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S & H Concert Reviews
Related Rocks: The Music of Magnus Lindberg, QEH 7th Feb 2002 & RFH 10th Feb 2002 (PQ)

Queen Elizabeth Hall, 7 February 2002
Lindberg Parada, Cello Concerto
Mussorgsky Songs and Dances of Death
Sibelius Symphony 4
Nathan Berg (bass), Anssi Karttunen (cello)

Royal Festival Hall, 10 February 2002
Lindberg Chorale, Aura
Berg Violin Concerto
Sarah Chang (violin)
Philharmonia Orchestra, Esa-Pekka Salonen (conductor)

While Lindberg’s refined craft of orchestral sonority is of course impressive, what will make his music last is the fact that it works. All four pieces heard in the second part of this Lindberg festival leave a strong impression on first hearing; repeated acquaintance with them enables you to follow the musical argument, with all its implied diversions and dramas, just as one follows the arguments of Brahms, Bruckner or Sibelius. The harmonic and rhythmic tension of Lindberg’s music owes nothing to the former two, but the tools listeners gain in appreciating them are identical to those which aid understanding of it.

In the context of such intimate musical sympathy the two concerto items were disappointing, largely because neither soloist displayed the commitment to idiom that distinguished Esa-Pekka Salonen’s conducting. Nathan Berg needs more than Chaliapin’s beard to evoke the great man’s vocal stature. Whether through vocal miscasting or unfamiliarity he was unable to characterise Mussorgsky’s Songs and Dances of Death beyond a boyish fear. The initial Lullaby was too quick, and the sinister harmony of the orchestral refrain as Death croons ‘Hush-a-bye, baby, my own’ passed unacknowledged by Berg. Since he lacks any Russian blackness of timbre he must find other devices to convey the triumph in Serenade and the Field Marshal or the sneering humour of the Trepak. His Russian isn’t strong enough to help him do this, but his ease across the range and lack of any break is much to his advantage. There is plenty of suitable Russian repertoire for a lovely, open voice such as his to tackle so I hope to hear him in some Rachmaninov songs before too long.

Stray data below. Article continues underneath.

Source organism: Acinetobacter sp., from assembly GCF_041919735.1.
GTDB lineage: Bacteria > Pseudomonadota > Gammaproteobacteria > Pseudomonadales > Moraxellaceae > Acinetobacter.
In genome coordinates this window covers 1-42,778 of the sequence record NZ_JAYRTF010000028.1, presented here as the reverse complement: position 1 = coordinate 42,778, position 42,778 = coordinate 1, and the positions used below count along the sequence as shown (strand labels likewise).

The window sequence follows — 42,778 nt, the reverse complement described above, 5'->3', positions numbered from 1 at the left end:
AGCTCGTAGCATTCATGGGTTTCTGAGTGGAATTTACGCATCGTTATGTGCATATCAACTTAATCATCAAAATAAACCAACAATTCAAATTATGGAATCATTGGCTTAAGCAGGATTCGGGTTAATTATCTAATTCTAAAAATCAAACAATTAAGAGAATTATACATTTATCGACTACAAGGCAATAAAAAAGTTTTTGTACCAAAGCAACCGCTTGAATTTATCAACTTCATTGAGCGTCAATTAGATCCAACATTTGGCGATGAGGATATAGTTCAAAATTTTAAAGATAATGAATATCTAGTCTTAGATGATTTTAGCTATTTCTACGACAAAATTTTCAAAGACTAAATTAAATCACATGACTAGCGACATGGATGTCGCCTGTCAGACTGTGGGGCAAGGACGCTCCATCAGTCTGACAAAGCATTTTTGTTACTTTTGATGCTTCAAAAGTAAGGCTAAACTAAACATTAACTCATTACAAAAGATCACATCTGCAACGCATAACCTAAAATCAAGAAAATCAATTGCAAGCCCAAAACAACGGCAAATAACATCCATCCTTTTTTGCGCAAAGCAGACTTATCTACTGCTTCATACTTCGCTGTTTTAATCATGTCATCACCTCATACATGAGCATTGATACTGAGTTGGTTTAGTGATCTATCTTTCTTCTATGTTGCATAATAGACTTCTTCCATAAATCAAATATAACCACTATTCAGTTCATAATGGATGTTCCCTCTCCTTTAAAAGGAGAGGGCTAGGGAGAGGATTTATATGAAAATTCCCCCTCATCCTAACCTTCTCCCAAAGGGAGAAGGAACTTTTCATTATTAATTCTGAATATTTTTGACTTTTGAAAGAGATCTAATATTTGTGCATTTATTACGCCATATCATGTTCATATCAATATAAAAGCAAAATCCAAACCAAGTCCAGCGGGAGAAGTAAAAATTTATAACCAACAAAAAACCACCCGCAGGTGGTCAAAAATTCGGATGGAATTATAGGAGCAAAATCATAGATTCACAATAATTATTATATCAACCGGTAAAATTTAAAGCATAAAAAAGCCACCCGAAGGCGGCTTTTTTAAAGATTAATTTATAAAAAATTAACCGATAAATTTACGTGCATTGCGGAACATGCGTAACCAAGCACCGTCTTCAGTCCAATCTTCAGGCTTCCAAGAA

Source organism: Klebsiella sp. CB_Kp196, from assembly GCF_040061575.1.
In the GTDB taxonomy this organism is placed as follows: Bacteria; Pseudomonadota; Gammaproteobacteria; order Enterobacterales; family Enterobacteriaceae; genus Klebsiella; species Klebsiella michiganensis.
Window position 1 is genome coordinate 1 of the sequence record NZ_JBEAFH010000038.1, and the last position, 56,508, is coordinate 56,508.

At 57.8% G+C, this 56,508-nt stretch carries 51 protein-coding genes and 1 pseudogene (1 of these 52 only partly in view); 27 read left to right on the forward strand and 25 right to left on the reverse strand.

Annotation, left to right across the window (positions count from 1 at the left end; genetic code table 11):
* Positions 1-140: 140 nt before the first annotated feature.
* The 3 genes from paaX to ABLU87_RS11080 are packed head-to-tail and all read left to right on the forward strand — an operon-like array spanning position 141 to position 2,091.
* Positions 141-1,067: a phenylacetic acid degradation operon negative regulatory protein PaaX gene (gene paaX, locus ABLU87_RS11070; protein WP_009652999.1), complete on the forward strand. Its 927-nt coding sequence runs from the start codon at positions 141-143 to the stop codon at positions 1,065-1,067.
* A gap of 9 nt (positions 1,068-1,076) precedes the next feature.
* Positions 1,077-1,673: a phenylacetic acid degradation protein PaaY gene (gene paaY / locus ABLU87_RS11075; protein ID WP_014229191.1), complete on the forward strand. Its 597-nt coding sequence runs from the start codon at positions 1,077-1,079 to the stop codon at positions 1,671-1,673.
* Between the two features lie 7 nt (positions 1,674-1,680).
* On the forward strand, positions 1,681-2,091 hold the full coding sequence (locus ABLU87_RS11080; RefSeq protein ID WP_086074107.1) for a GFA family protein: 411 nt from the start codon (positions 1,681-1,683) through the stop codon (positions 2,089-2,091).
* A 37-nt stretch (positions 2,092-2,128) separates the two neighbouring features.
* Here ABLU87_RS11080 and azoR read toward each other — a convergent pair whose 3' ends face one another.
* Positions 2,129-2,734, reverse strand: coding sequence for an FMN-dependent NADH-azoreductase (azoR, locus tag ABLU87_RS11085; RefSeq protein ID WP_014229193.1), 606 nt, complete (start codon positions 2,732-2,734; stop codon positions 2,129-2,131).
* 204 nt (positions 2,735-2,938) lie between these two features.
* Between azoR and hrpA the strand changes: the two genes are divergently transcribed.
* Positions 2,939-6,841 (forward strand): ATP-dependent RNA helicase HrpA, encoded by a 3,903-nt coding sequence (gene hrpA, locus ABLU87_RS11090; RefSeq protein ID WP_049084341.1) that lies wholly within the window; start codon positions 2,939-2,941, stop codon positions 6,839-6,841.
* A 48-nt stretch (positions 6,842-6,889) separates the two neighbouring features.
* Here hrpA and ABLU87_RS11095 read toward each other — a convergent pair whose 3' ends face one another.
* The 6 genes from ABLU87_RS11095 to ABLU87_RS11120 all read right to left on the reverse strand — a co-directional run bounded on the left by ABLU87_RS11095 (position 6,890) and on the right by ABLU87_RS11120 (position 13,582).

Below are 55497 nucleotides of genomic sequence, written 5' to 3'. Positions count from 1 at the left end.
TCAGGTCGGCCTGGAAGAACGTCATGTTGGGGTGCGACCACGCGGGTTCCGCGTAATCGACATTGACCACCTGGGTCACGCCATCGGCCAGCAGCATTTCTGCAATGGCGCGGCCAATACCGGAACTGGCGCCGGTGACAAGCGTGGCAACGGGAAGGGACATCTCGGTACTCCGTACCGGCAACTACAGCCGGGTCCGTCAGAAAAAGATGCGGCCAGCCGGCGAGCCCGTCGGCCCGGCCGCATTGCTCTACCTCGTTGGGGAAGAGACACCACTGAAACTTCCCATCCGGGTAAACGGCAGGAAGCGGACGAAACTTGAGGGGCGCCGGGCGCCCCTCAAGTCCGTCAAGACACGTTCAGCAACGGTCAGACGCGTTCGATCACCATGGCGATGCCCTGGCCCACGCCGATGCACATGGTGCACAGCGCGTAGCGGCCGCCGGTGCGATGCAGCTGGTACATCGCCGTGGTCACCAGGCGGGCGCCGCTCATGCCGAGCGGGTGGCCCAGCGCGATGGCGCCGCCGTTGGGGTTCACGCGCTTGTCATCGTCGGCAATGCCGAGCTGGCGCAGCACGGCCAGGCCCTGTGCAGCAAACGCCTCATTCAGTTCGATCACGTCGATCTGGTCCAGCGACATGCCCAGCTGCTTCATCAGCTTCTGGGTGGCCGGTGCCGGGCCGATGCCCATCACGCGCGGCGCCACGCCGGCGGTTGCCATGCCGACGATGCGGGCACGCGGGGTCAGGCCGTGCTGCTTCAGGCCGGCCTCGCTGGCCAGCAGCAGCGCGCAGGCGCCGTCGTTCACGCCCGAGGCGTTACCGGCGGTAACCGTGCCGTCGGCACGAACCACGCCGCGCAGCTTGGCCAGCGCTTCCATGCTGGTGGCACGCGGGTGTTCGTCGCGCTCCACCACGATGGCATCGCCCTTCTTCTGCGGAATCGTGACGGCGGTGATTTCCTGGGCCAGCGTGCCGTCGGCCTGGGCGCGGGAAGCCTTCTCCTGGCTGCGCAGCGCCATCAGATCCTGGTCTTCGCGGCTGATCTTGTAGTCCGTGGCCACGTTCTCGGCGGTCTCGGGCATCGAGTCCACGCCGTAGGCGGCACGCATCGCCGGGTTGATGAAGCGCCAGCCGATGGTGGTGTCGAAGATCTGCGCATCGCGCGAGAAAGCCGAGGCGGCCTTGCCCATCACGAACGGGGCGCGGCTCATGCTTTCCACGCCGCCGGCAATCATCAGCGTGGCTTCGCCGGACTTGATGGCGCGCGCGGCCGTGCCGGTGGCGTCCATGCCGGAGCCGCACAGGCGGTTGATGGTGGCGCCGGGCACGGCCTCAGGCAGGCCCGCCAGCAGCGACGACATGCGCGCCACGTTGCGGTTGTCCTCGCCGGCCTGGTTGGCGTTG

Sarah Chang briskly played through Berg’s Concerto but displayed a similar unwillingness to get into the guts of the music. She cultivated a certain style, thin in tone colour but rich in vibrato that would be just right for Kreisler’s Caprice Viennois – but this is not the Vienna that Berg’s Concerto comes from. Berg’s swan-song is rich in personal and musical references to a rapidly fading age, and the soloist needs to tell that Romantic story with the sort of weight demanded by Brahms’s Concerto. Instead, her plain and disconnected phrasing made the work came over as ‘difficult’ music.

In the newest of the Lindberg items, the composer has recomposed the same Bach chorale which runs through the final pages of Berg’s Concerto, ‘Es ist genug’ from BWV60. The result is both recognisably Bach and fully Lindberg and as such it fits squarely within a recent tradition of composers’ Bach re-workings – Rachmaninov and Webern are two of the most successful examples. Chorale’s simultaneous juxtaposition of fast and slow music is a classic Lindberg device, one which pulls the listener in different directions and generates wonderful – and quite traditional – tension. All the more satisfying, then when the tension is thoroughly resolved, as it invariably is in Lindberg’s music. In that regard this six-minute work is a microcosm of Aura, Lindberg’s largest work to date. The device does mean that the overall feeling of Lindberg’s music can be of continual motion, as the ear is often attracted more to whirling woodwind riffs than slowly evolving Bergian string chords, and it takes a little patience to hear how the material of Aura can move at several different speeds at once. Even Parada, which Lindberg describes as long-awaited slow music, contains a great deal of secondary motion which belies the heavy tread of the overall pulse. The same effect is apparent in Birtwistle’s Triumph of Time; or, to choose a natural analogy germane to Lindberg’s Finland, the brass interjections in Parada tumble down the surface of glassy string chords like rocks across a glacier: each moves at its own rate.

The Cello Concerto contains the least slow music of all four pieces, partly due to the definite nature of the solo part as protagonist. It goes into the snowline with a glissando in the first bar and regularly returns thereafter, setting up arching phrases to which the orchestra respond. Just at the point where the ear longs for relief from perpetual activity, Lindberg provides it with a change of texture rather than of tempo, lightening the accompaniment to flutes, trumpets, string harmonics and high percussion. As in Aura, the last pages of the concerto climb towards a formal, diatonic closure, then appear to subvert this with whistling harmonics up and down the strings (or single C string, in the case of the concerto). A touch of humour on Lindberg’s part? Maybe. I would also put it down to the nagging need to rebel (felt and discussed by Lindberg, Salonen and Saariaho) against the Finnish musical autarchy of Conservatism personified first by Sibelius, then by Sallinen. It’s interesting to note in this context that the one work of Sibelius Lindberg chose to accompany his music is the famously UNresolved Fourth Symphony. Would that we could hear this in public with even half the frequency of the Second; would also that all performances be as fabulously concentrated as this one.
Peter Quantrill


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